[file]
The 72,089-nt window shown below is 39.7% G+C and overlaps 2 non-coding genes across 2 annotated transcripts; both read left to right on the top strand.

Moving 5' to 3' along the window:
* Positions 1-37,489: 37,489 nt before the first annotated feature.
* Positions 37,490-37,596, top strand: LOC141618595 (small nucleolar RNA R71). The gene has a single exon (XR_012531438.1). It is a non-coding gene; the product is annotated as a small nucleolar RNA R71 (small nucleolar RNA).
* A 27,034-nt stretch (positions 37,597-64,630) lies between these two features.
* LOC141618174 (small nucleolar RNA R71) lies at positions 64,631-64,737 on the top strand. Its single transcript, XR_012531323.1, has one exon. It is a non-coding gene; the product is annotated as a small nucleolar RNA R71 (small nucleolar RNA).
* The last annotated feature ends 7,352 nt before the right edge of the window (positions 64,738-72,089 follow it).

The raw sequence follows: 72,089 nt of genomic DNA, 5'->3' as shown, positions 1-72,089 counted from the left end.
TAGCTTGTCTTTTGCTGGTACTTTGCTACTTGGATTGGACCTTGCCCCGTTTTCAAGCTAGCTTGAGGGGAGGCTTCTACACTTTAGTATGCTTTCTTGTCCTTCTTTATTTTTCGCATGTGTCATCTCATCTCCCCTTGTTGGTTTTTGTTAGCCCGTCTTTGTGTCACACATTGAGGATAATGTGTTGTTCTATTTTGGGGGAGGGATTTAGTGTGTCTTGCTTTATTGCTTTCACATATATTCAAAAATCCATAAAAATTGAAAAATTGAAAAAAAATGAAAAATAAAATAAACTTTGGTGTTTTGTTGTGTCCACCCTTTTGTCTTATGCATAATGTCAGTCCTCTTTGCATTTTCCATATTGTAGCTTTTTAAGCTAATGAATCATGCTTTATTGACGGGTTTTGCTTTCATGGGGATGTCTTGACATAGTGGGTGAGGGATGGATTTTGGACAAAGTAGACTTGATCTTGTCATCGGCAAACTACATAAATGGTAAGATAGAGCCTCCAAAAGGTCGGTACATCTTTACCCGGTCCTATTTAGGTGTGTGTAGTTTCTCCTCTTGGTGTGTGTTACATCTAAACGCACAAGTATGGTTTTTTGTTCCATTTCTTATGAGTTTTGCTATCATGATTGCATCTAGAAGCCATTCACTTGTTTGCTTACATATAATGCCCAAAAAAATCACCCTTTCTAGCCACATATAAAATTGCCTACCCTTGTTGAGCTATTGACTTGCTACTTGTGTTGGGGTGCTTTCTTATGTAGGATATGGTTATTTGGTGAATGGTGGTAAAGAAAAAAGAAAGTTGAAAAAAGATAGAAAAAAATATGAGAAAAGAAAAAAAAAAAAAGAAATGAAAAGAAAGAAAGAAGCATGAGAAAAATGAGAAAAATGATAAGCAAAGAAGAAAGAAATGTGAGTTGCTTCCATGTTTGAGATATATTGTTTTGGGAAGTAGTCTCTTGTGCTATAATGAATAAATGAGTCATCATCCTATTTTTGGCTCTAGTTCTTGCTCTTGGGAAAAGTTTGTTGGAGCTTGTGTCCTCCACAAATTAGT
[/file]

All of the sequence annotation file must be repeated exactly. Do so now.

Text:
The 72,089-nt window shown below is 39.7% G+C and overlaps 2 non-coding genes across 2 annotated transcripts; both read left to right on the top strand.

Moving 5' to 3' along the window:
* Positions 1-37,489: 37,489 nt before the first annotated feature.
* Positions 37,490-37,596, top strand: LOC141618595 (small nucleolar RNA R71). The gene has a single exon (XR_012531438.1). It is a non-coding gene; the product is annotated as a small nucleolar RNA R71 (small nucleolar RNA).
* A 27,034-nt stretch (positions 37,597-64,630) lies between these two features.
* LOC141618174 (small nucleolar RNA R71) lies at positions 64,631-64,737 on the top strand. Its single transcript, XR_012531323.1, has one exon. It is a non-coding gene; the product is annotated as a small nucleolar RNA R71 (small nucleolar RNA).
* The last annotated feature ends 7,352 nt before the right edge of the window (positions 64,738-72,089 follow it).

The raw sequence follows: 72,089 nt of genomic DNA, 5'->3' as shown, positions 1-72,089 counted from the left end.
TAGCTTGTCTTTTGCTGGTACTTTGCTACTTGGATTGGACCTTGCCCCGTTTTCAAGCTAGCTTGAGGGGAGGCTTCTACACTTTAGTATGCTTTCTTGTCCTTCTTTATTTTTCGCATGTGTCATCTCATCTCCCCTTGTTGGTTTTTGTTAGCCCGTCTTTGTGTCACACATTGAGGATAATGTGTTGTTCTATTTTGGGGGAGGGATTTAGTGTGTCTTGCTTTATTGCTTTCACATATATTCAAAAATCCATAAAAATTGAAAAATTGAAAAAAAATGAAAAATAAAATAAACTTTGGTGTTTTGTTGTGTCCACCCTTTTGTCTTATGCATAATGTCAGTCCTCTTTGCATTTTCCATATTGTAGCTTTTTAAGCTAATGAATCATGCTTTATTGACGGGTTTTGCTTTCATGGGGATGTCTTGACATAGTGGGTGAGGGATGGATTTTGGACAAAGTAGACTTGATCTTGTCATCGGCAAACTACATAAATGGTAAGATAGAGCCTCCAAAAGGTCGGTACATCTTTACCCGGTCCTATTTAGGTGTGTGTAGTTTCTCCTCTTGGTGTGTGTTACATCTAAACGCACAAGTATGGTTTTTTGTTCCATTTCTTATGAGTTTTGCTATCATGATTGCATCTAGAAGCCATTCACTTGTTTGCTTACATATAATGCCCAAAAAAATCACCCTTTCTAGCCACATATAAAATTGCCTACCCTTGTTGAGCTATTGACTTGCTACTTGTGTTGGGGTGCTTTCTTATGTAGGATATGGTTATTTGGTGAATGGTGGTAAAGAAAAAAGAAAGTTGAAAAAAGATAGAAAAAAATATGAGAAAAGAAAAAAAAAAAAAGAAATGAAAAGAAAGAAAGAAGCATGAGAAAAATGAGAAAAATGATAAGCAAAGAAGAAAGAAATGTGAGTTGCTTCCATGTTTGAGATATATTGTTTTGGGAAGTAGTCTCTTGTGCTATAATGAATAAATGAGTCATCATCCTATTTTTGGCTCTAGTTCTTGCTCTTGGGAAAAGTTTGTTGGAGCTTGTGTCCTCCACAAATTAGT